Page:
Title: With the Fire High
Author: Elizabeth Acevedo
Release Date: May 7th 2019
“From the New York Times bestselling author of the National Book Award longlist title The Poet X comes a dazzling novel in prose about a girl with talent, pride, and a drive to feed the soul that keeps her fire burning bright.
Ever since she got pregnant freshman year, Emoni Santiago’s life has been about making the tough decisions—doing what has to be done for her daughter and her abuela. The one place she can let all that go is in the kitchen, where she adds a little something magical to everything she cooks, turning her food into straight-up goodness.
Even though she dreams of working as a chef after she graduates, Emoni knows that it’s not worth her time to pursue the impossible. Yet despite the rules she thinks she has to play by, once Emoni starts cooking, her only choice is to let her talent break free.”
“And something special does happen when I’m cooking. It’s like I can imagine a dish in my head and I just know that if I tweak this or mess with that, if I give it my own special brand of sazón, I’ll have made a dish that never existed before.”
- The writing – It’s no secret that I loved The Poet X. It reintroduced me to poetry and created a thirst for more. Acevedo’s sophomore novel is told in prose and it’s no surprise that her writing is just as poetic. There were times while reading where I had to pause just to appreciate her imagery.
- Emoni – I really enjoyed Emoni as a character. She has so much love for her daughter and her grandmother. All throughout the story, you can feel her hesitation when it comes to pursuing her dreams. She has responsibilities that have kept her from doing so, but learns that it is herself that has been holding her back for so long. I loved reading about her passion for cooking. It’s an outlet for her emotions and her creativity. Something she is a natural at, but a skill where she still has a lot to learn.
- Afro-Latinidad – The exploration of what it means to be Afro-Latinx is at the center of who Emoni is. I loved that the MC was so adamant about her identity. Being black and Latinx aren’t mutually exclusive; being black does not subtract from her Latinidad and being Latinx does not subtract from her being black.
- Teen parenthood – Most books I see about teens with children have to do with teen pregnancy, so it was refreshing to read a book about a teen mother with a toddler.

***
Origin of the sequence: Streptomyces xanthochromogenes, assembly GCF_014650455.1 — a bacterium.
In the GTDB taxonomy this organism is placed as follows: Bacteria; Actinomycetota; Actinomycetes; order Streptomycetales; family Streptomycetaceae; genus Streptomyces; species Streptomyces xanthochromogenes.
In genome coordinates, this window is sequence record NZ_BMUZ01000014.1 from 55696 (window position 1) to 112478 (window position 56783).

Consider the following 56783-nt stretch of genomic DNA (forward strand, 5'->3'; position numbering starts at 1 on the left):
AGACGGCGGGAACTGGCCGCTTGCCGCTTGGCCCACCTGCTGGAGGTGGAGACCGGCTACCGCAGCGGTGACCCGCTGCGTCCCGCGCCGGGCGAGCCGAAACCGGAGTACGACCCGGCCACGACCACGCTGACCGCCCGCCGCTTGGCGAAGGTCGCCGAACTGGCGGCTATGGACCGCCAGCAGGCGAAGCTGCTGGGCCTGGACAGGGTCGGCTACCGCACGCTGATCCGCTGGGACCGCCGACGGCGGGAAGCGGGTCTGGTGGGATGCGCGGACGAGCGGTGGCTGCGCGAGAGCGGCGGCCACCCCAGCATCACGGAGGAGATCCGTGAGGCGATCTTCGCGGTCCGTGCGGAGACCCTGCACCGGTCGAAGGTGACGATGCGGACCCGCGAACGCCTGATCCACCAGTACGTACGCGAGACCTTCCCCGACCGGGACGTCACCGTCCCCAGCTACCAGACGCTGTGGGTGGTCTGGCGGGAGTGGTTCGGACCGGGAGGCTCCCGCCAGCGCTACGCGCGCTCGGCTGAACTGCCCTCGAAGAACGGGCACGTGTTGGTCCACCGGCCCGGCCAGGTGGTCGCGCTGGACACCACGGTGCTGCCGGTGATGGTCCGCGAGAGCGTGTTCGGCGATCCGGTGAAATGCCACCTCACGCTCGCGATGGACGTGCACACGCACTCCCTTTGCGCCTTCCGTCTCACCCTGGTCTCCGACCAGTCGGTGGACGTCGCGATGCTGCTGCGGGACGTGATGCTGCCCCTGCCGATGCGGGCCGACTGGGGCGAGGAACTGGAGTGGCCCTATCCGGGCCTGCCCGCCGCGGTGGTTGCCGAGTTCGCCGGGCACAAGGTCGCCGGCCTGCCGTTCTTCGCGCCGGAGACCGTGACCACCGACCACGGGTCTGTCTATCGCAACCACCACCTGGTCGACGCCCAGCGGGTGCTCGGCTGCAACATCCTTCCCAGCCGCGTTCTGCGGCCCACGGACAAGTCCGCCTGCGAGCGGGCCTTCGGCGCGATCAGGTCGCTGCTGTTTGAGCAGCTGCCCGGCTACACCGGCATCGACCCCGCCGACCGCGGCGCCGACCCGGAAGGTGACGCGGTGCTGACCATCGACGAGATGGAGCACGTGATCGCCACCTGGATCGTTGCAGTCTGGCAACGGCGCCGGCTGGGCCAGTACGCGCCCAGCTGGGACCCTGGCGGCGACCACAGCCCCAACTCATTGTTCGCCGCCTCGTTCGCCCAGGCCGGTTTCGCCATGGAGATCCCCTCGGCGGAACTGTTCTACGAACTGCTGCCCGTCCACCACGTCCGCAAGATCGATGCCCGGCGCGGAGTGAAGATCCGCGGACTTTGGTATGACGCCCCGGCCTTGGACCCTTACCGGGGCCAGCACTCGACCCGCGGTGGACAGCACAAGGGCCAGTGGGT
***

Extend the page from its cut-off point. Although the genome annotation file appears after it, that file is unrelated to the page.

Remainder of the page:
- Emphasis on family and friends – Emoni might not have much, but she has an incredible support system, from her best friend Angelica to her abuela. As strong as these relationships are, Emoni doesn’t have the best relationship with her father and feels distant from her mother’s side of the family, but I loved that these relationships end of shifting for the better.
- Magical realism – Although this one might strictly be called contemporary, Acevedo weaves in elements of magical realism. Emoni’s cooking is said to elicit emotional responses from those who taste it. It’s presented very subtly, but I think that’s one of the reasons I loved it so much.
- Elizabeth Acevedo creates another wonderful and very relatable MC in With the Fire on High. Emoni is a character who is both vulnerable and strong and whose successes at the end of the novel feel like your own.
★ ★ ★ ★ ★
Title: My So-Called Bollywood Life
Author: Nisha Sharma
Publisher: Crown BFYR
Release Date: May 15th 2018
“Winnie Mehta was never really convinced that Raj was her soulmate, but their love was written in the stars. Literally, a pandit predicted Winnie would find the love of her life before her 18th birthday, and Raj meets all of the qualifications. Which is why Winnie is shocked to return from her summer at film camp to find her boyfriend of three years hooking up with Jenny Dickens. Worse, Raj is crowned chair of the student film festival, a spot Winnie was counting on for her film school applications. As a self-proclaimed Bollywood expert, Winnie knows this is not how her perfect ending is scripted.
Then there’s Dev, a fellow film geek, and one of the few people Winnie can count on to help her reclaim control of her story. Dev is smart, charming, and challenges Winnie to look beyond her horoscope to find someone she’d pick for herself. But does falling for Dev mean giving up on her prophecy, and her chance to live happily ever after? To get her Bollywood-like life on track, Winnie will need a little bit of help from fate, family, and of course, a Bollywood movie star.”
“As much as I love Bollywood damsels in distress, I don’t need saving. I’m my own hero.”
- Winnie – It was hard not to admire Winnie’s passion for film and in particular her love for Bollywood films. She’s ambitious and driven. I love reading about characters who know who they are, even when their interests aren’t always mainstream.
- Bollywood – I’m not all that familiar with Bollywood films, but this book has spark my curiosity. Sharma infuses just enough drama into this novel to make this one fun and I loved that she wasn’t afraid to make Winnie a bit of a drama queen. Also appreciated the pithy Bollywood reviews before each chapter from Winnie’s film blog.
- Dev – Winnie’s love interest is passionate about film making. Though he isn’t into Bollywood films like Winnie, he sees the importance of them to her. He and Winnie have enough in common that their interactions feel so natural, but are different enough to make things interesting. I loved that Dev was willing to go outside his comfort zone in order to make Winnie smile.
- Family – I always appreciate contemporaries that keep family involved in the protagonist’s life. Winnie’s family was always there for her and although she often wished they didn’t take such a keen interest in her love life, I found it incredibly sweet and moving.
- No big complaints for me.
- If you’re looking for a fun and diverse contemporary, look no further than Nisha Sharma’s My So-Called Bollywood Life which charms with just the right degree of teenage drama.
★ ★ ★ ★
Title: Truly Madly Royally
Author: Debbie Rigaud
Release Date: July 30th 2019